March 16th, 2012

The privilege of care and the right to rights

The following commentary was published in Today on March 16. Read the published version here.

By Dr Teo You Yenn & Dr Vivienne Wee

Since the announcement of mandatory weekly days-off for foreign domestic workers, the media have been abuzz with debate. Many have applauded the decision, but there have also been complaints that reveal a prejudice that domestic workers are different from “us.”

These negative reactions indicate an over-reliance on domestic workers to do the work that “we” are in fact responsible for. Second, they expose a fundamental lack of appreciation for international norms and indeed signed agreements between our state and other states regarding human/workers’ rights, and how these matter to “us.”

In a letter to the Straits Times, published online on March 9, 2011 (“Maid may have to do double the work the next day”), the writer asks without irony: “Who will do the chores and look after the children and the elderly when the maids are enjoying their days off?”

What does it take to pose this question? It takes a mindset that regards care of one’s own offspring as tedious, beneath oneself, and rightfully the responsibility of a hired woman. It misconstrues filial piety as a burden that has little to do with care as expressed in physical contact, and everything to do with contracting out what one doesn’t want to do.

The over-reliance on domestic workers has serious consequences for how we think about the care of those we love. First, when workers are too easily exploitable, they end up doing all the bathing, feeding, and other daily “chores.”

It is easy to mistake such activities as peripheral to love and relationships rather than seeing these as integral. As a result, the love of parents for children and the love of sons and daughters for elderly parents are truncated into intermittent acts of having family meals, shopping expeditions, visits to the doctor, with their daily needs reduced to matters fit only for the attention of “the maid.”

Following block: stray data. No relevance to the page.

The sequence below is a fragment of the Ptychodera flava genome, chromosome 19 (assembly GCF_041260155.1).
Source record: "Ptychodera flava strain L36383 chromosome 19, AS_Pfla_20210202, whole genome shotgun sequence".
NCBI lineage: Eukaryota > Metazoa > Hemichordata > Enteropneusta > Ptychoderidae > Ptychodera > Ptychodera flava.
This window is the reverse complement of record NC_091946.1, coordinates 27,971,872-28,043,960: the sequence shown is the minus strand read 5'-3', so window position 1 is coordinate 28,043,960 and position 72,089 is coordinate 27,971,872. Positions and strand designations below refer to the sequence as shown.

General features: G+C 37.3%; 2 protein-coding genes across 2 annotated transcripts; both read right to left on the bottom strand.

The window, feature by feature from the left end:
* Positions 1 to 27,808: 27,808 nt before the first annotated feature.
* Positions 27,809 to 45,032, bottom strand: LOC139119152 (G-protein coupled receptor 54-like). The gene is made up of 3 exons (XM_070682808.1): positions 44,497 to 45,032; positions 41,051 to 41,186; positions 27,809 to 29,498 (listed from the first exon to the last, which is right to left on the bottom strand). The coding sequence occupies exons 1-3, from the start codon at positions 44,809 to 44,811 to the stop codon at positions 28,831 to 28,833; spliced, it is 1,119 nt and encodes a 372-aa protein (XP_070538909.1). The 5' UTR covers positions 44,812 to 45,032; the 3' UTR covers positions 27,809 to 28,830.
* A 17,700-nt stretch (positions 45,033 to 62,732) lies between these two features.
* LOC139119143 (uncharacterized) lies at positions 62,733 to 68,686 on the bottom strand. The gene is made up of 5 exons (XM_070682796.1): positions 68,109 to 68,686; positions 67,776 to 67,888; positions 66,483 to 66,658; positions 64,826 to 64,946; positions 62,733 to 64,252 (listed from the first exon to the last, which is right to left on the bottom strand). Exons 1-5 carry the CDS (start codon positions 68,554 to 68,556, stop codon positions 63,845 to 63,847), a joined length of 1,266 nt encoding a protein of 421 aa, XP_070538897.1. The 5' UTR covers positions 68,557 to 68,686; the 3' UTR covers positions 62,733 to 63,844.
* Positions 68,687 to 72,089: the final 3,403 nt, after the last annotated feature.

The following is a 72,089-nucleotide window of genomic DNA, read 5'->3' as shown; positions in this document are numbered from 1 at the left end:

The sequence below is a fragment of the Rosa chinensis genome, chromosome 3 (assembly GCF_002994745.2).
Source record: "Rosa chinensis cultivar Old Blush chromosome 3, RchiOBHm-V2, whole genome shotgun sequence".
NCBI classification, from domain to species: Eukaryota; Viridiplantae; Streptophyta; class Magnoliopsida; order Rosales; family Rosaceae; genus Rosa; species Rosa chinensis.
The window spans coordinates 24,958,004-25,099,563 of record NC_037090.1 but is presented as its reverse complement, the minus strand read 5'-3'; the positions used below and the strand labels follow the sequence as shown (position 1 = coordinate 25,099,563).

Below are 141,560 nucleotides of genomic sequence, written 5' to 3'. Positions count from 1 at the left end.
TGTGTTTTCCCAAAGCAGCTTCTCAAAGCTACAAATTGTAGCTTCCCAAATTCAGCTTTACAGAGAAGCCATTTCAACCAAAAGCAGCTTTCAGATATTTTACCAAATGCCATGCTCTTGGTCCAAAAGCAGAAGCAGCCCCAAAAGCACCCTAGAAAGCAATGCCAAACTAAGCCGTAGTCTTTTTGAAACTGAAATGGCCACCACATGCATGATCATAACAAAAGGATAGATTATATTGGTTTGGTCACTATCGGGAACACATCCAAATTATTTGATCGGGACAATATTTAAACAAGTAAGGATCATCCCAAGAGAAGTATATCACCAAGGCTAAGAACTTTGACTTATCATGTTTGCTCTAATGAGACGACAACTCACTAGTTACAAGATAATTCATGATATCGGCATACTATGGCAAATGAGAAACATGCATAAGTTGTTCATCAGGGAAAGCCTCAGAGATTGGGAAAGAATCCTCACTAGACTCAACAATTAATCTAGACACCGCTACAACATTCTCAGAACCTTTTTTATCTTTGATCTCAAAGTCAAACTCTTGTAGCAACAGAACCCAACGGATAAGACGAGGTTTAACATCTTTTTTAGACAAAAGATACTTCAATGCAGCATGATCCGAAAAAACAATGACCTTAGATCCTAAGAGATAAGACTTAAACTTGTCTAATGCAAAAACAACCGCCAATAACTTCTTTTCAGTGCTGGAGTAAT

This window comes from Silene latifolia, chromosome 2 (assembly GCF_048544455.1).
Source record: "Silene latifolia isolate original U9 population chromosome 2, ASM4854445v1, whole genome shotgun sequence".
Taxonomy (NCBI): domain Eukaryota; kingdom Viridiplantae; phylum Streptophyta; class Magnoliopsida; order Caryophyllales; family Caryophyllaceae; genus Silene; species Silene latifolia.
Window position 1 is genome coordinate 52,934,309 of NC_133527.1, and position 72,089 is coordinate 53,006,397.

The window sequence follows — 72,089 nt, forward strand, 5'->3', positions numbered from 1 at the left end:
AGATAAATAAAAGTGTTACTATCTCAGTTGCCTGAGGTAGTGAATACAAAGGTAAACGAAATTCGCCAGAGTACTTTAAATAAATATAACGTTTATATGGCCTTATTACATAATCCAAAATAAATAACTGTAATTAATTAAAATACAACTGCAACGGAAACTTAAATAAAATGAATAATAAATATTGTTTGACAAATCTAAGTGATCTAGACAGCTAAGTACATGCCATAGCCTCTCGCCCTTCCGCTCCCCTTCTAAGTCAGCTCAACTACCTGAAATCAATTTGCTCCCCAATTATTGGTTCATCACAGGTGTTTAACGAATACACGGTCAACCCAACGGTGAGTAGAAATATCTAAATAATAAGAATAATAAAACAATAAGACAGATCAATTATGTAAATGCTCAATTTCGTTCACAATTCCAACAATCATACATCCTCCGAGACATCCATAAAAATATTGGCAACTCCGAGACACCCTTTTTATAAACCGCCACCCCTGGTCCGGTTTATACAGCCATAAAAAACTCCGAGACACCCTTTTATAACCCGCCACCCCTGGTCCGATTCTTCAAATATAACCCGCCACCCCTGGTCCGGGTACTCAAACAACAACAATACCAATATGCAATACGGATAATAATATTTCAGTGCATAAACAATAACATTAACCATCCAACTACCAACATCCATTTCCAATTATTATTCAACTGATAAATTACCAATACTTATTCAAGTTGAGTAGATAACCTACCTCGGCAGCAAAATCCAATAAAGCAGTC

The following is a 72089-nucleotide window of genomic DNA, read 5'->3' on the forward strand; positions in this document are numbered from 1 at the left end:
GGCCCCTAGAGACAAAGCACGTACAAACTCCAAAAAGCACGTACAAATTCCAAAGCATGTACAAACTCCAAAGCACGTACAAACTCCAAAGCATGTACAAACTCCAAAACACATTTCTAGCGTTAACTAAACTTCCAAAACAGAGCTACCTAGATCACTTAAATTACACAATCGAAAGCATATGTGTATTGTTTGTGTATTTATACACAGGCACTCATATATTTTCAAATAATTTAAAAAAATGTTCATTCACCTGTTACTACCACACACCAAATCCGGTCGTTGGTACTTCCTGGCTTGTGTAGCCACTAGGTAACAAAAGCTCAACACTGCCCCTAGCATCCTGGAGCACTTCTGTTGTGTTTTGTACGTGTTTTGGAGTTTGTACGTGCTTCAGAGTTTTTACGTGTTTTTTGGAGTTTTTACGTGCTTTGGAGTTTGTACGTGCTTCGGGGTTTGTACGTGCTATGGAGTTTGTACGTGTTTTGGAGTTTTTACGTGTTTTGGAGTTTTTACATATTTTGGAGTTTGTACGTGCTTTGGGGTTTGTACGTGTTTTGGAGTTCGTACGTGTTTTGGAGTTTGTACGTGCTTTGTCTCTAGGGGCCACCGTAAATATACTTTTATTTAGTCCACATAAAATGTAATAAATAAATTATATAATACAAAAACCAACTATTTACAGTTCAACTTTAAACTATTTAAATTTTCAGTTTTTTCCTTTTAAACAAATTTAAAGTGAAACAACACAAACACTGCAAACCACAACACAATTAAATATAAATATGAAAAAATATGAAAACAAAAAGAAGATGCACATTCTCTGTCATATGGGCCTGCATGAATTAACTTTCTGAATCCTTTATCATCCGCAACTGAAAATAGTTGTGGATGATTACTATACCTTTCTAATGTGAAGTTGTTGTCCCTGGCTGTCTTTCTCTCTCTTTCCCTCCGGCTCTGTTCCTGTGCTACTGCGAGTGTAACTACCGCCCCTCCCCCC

Caregiving requires knowledge. What annoys or upsets an old person, which foods are easier for them to swallow, what clothes they prefer to wear on what occasions—these are things we have to learn. How to get a child to sit still at mealtimes, how they like their hair washed, how to convince them to do their homework before going out to play—these require experience. These knowledge and experiences accumulate when we give care in ways beyond sitting down to that much-lauded family dinner.

Caregiving is work: that is true. But it is also a privilege, and we should not give it up so willingly just because we do not enjoy wiping our children’s bottoms or pushing wheelchairs around the block.

Beyond the issue of caregiving as privilege and the problematic eagerness to give it up, there are also international norms and conventions. We should be glad that Singapore society is mature enough to adhere to globally recognized norms about the rights of workers and human beings. These are rights that our state has signed up to uphold as a member of the international community, including the Convention for the Elimination of All Forms of Discrimination Against Women (CEDAW).

In July 2011, in their Concluding Comments, the CEDAW Committee at the United Nations urged the Singapore Government to “review and amend the existing labour legislation in order to apply to foreign domestic workers, or adopt new legislation ensuring that foreign domestic workers are entitled to adequate wages, decent working conditions, including a day off, benefits, and access to complaint and redress mechanisms.”

We talk a great deal about being “global” and standing by “international standards.” Integral to being member to the global community is to play by a set of ethical rules. In recent years, Singaporeans have made claims that we deserve expanded freedoms, equality and access to social goods. These are claims rendered legible and legitimate by human rights frameworks. We cannot make these claims selectively, without respect for other rights that are part of the package of ethical norms.

We should applaud the state’s actions in taking one step in recognizing the rights of foreign domestic workers. We should applaud it as proud members of a global community with shared norms about fairness and justice. When we do, we are recognizing that the compromised rights of various members of society are not just “their” problem but “ours.” The rights that protect them come from the same body of rights that protect us.

We should not give up our privileges, responsibilities, and hard-earned rights, for a few more hours of leisure on Sundays.

Teo You Yenn is a sociologist and Board member at AWARE. Vivienne Wee is an anthropologist and Research and Advocacy Director at AWARE.

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